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    9. Hydlide's Famicom port is weird in general: it tacks on the (awful) music from Hydlide II and lacks the scrolling from the original's Sharp X1 port. The game itself remains tough going, but I've heard worse about Dragon Slayer from that same year. Tokihiro Naito programmed and designed the game largely by himself at T&E Soft; he recently asked Twitter followers to retweet him and convince his current employer M2 to make a game in the same vein. Zelda 1 definitely shows Hydlide's influence, which is one reason why people compare the two.

      Speaking of bad ports, Bokosuka Wars's difficulty balance was ruined in the Famicom version. The PC-88 original starts you off with a small army to fight the earliest waves of enemies, but the console port gives you nothing to start with but the general you directly control—you have to attack trees and convert them into soldiers! No surprise opinions are mixed on the game, since few of us have played the original.

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  8. The Dragon Slayer series is still active today, a correction I make only because it's entertainingly ridiculous. The main series puttered out at 8, but Dragon Slayer 6: Legend of Heroes got a bunch of sub-sequels. None of them were particularly successful or notable, until Dragon Slayer 6: Legend of Heroes VI: Trails in the Sky became a huge hit. So, of course, it has its own set of sequels.

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    1. Hey now, Legend of Heroes III-V were a pretty legendary trilogy in Japan. It even made it to PSP in the US, albeit with a pretty rough translation..

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    2. Also, most of the Dragon Slayer games have their own sequels. It's ridiculous. You'd almost need a family tree.

      So I made one.

      http://i.imgur.com/tFZ2R5Q.png

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    3. Holy cow, that's one hell of a genealogy record. It's like the Hapsburgs of video gaming.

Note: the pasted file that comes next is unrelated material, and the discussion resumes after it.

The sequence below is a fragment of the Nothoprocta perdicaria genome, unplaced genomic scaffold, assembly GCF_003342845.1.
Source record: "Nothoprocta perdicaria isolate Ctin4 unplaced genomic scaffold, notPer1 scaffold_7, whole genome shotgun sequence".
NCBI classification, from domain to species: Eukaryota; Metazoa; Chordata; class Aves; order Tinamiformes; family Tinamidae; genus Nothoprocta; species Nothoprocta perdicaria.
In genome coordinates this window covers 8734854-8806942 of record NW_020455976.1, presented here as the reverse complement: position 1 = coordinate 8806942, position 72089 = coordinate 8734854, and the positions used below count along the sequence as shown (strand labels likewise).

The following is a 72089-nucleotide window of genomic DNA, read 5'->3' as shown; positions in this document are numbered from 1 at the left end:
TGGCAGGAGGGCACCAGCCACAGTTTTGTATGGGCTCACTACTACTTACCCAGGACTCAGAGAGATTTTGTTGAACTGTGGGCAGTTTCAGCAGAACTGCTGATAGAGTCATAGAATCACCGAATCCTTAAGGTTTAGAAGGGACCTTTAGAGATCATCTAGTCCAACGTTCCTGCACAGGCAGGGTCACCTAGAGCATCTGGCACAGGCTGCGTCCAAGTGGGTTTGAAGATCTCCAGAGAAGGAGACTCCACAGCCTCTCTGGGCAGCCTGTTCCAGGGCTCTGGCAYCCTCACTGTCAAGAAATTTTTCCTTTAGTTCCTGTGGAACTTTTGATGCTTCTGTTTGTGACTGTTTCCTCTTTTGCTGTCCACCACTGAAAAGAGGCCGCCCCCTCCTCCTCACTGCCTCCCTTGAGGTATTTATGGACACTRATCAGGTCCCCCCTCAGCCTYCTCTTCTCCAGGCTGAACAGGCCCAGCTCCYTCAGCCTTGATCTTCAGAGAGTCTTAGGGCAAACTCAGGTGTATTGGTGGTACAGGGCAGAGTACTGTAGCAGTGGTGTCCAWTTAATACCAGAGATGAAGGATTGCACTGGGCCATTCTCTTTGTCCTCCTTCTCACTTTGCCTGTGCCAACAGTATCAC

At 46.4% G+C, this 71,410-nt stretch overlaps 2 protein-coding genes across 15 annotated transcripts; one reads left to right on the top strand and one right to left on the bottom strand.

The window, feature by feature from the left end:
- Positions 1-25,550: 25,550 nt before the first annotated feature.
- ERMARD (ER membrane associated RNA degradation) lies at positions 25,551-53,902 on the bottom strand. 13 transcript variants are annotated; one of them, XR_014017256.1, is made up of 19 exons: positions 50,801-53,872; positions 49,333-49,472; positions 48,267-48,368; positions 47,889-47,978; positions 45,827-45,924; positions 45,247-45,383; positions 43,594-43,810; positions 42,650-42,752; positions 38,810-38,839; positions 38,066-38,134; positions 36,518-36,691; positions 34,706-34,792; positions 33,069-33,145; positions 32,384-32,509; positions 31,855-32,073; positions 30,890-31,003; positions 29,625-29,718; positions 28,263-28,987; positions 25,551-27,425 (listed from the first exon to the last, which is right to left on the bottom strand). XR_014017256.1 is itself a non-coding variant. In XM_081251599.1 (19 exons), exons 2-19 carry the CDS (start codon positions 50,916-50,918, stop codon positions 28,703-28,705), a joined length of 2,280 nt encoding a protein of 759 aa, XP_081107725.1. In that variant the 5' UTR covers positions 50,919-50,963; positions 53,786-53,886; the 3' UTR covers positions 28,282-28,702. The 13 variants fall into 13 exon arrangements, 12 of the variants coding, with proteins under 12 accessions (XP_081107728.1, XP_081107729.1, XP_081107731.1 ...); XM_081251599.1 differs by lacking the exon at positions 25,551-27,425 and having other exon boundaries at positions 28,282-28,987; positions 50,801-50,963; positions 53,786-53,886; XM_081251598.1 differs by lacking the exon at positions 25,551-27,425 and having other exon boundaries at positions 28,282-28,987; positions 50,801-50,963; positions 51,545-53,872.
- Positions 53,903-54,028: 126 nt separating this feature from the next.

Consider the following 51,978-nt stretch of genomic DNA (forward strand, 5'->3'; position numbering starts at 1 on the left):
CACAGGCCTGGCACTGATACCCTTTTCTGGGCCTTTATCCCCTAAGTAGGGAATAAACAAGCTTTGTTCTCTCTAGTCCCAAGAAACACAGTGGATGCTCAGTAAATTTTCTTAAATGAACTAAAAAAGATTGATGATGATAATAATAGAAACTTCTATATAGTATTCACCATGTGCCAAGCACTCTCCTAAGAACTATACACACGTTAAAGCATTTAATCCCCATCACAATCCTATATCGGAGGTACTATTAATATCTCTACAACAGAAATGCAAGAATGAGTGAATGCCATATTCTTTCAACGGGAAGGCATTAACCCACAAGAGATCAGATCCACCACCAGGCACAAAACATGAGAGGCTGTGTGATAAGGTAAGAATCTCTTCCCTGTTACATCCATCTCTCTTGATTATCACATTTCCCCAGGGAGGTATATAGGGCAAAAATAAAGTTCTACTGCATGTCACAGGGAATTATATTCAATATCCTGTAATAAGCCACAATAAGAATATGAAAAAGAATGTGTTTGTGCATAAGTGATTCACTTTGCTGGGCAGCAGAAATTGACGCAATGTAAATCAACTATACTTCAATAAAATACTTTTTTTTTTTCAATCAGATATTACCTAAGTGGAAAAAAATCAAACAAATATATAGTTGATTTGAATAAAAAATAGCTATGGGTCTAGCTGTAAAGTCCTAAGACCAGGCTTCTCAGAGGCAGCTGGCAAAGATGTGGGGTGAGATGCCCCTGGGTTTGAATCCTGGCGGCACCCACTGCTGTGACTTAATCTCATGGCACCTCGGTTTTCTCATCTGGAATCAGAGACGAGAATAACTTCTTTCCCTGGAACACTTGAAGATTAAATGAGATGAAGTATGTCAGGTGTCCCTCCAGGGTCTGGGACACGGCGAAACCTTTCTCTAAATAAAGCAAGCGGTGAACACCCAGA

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    4. Hah, I actually played one of those games - Faxanadu on the NES. Wasn't a bad 8-bit ARPG but nothing on Wonderboy 3

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    5. You've probably played another one as well. Dragon Slayer IV came out in the US as Legacy of the Wizard on the NES.

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    6. I heard that Legend of Heroes III was titled as one of the most poetic RPGs ever made, so I'd be interested in playing it, but the PSP translation seems like an unfortunate experience.

      Don't Nayuta no Kiseki and Ys vs Sora no Kiseki count as games in the series? I get the latter might be discounted because it's a crossover.

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    7. Thanks for that genealogy. Legacy of the Wizard, Faxanadu -- games I grew up with, and remember fondly. For some reason the games they localized for the US seem to be the ones that didn't spark a series of their own.

      I played Romancia for a while a few years ago and enjoyed it at first, but that game had a real mean streak and liked to put you in unwinnable situations. Not good.

      Too bad the Genesis versions of some of these games haven't been fan-translated. Sorcerian looks like a mess, but I'd still like to play it.

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    8. If you played the NES version of Romancia, it's a lot different from Falcom's original PC version. They added a lot more combat and made it generally a lot longer. The original game is literally 30 minutes long maximum because you have a timer, so getting stuck isn't a big deal, it's more of an adventure game than anything else. There are fan translations of the MSX and MSX2 versions if you're curious.

      Here's the PC-88 version:
      https://www.youtube.com/watch?v=bcM3vIBFMf4